Stela of pharaoh Alexander the Great, commemorating the death of a Buchis in his regnal year 4, British Museum
Major cult centerArmant
Symbolwhite bull with a black snout

In Egyptian mythology, Buchis (Ancient Greek: Βουχις, Coptic: ⲃⲱⲱϩ, ⲃⲟϩ)[1] (also spelt Bakh and Bakha) was the deification of the kꜣ ("power, life-force", Egyptological pronunciation ka) of the war god Montu[2] as a sacred bull that was worshipped in the region of Hermonthis.[3]: 95 

In order to being chosen as the Buchis incarnation of Montu, a bull was required to have a white body and black face. When these bulls – and in later times also their mothers – died, they were mummified, and placed in a special cemetery known as the Bucheum in Hermonthis.[3]: 95–100 

Unlike the other Egyptian sacred bulls – the Apis and the Mnevis – the Buchis cult started towards the end of the pharaonic period, with the earliest known burial taking place in regnal year 14 of Nectanebo II (mid 4th century BC). However, four different bull cults dedicated to Montu were known in earlier times in Upper Egypt, and it seems that the Buchis was the result of their syncretism.[3]: 95  Eventually, the Buchis bull was identified as a form of the Apis, and consequently became considered an incarnation of Osiris.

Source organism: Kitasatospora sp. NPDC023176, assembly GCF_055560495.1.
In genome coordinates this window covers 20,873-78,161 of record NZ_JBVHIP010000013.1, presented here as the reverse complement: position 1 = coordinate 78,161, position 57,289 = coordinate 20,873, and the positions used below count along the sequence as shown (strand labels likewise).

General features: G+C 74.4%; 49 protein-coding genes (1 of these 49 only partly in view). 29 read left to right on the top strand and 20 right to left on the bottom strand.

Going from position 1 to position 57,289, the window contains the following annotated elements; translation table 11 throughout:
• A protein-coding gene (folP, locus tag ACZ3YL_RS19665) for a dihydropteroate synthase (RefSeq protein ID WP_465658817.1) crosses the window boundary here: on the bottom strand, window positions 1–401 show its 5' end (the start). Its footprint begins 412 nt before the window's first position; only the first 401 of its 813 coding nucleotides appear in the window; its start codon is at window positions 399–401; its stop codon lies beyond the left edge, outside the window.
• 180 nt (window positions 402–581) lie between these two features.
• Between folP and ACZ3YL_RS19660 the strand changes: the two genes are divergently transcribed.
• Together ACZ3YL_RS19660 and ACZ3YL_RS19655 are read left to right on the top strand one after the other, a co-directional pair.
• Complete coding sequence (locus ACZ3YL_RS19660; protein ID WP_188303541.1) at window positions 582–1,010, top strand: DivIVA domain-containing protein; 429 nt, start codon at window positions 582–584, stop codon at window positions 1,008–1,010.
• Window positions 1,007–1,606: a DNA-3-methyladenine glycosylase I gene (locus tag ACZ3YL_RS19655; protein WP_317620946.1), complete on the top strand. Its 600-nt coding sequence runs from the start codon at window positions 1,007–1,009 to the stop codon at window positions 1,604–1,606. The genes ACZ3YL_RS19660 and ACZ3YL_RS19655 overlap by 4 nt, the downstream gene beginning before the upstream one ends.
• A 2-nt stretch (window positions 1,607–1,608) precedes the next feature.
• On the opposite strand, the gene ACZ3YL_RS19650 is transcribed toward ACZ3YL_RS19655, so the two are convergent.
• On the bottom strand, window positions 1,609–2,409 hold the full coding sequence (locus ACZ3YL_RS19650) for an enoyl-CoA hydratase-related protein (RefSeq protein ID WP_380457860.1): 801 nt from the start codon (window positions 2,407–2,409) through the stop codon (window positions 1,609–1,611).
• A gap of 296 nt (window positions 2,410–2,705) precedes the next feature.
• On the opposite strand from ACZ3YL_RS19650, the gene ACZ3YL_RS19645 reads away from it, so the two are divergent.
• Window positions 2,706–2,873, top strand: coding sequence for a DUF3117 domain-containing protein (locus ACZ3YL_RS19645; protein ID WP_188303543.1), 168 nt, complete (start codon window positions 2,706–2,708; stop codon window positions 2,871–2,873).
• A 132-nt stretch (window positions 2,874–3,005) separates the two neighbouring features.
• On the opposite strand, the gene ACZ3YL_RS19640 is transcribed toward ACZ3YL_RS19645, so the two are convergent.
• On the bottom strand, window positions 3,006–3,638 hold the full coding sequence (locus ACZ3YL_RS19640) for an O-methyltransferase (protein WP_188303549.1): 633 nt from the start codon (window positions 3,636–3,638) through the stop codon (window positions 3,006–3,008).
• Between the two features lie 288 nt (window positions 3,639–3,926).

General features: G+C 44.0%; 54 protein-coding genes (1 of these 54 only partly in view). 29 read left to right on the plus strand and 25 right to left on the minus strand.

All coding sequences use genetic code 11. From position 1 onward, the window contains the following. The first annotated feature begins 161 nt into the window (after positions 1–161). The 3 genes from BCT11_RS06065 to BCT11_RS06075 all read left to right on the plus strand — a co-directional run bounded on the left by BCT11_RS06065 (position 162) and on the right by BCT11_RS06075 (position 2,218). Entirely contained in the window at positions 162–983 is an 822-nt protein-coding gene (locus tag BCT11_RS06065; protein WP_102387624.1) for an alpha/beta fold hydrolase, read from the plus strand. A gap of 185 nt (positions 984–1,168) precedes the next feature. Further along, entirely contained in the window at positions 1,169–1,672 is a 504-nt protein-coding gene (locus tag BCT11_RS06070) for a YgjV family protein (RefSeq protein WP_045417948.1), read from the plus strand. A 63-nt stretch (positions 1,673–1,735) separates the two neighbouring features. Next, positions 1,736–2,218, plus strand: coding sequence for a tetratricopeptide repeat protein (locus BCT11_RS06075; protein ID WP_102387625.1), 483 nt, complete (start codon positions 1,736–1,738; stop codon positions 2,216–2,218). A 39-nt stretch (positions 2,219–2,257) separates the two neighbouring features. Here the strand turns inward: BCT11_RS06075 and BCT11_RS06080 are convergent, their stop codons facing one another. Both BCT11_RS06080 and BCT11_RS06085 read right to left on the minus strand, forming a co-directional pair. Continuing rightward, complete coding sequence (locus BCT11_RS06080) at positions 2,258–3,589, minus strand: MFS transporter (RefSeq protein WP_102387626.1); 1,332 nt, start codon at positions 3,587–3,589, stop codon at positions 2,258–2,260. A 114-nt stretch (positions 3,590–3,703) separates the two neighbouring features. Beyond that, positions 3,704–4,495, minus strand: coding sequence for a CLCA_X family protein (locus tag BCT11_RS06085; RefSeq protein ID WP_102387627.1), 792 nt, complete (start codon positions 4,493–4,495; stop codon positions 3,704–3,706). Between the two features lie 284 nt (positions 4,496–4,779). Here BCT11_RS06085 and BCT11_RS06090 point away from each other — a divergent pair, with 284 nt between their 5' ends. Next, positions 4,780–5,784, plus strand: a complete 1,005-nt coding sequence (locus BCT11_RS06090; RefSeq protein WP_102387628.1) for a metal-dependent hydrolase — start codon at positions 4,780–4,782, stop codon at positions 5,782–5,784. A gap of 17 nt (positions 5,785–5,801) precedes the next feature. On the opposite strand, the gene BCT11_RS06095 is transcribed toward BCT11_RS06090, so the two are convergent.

Sources disagree about when the last burial of a Buchis took place. It may have happened either in regnal year 12 of Diocletian[3]: 100  or further later, in 340 CE.[4][5]


  1. ^ Černý, Jaroslav (1976). Coptic Etymological Dictionary. p. 29.
  2. ^ W. Max Muller, Egyptian Mythology, Kessinger Publishing 2004, p.160
  3. ^ a b c d Dodson, Aidan (2004). "Bull cults". In Ikram, Salima (ed.). Divine Creatures: animal mummies in ancient Egypt. American University in Cairo Press. pp. 72–105.
  4. ^ M. W. Daly, Carl F. Petry, The Cambridge History of Egypt, Cambridge University Press 1998, p.28
  5. ^ David Frankfurter, Religion in Roman Egypt: Assimilation and Resistance, Princeton University Press 1998, p.72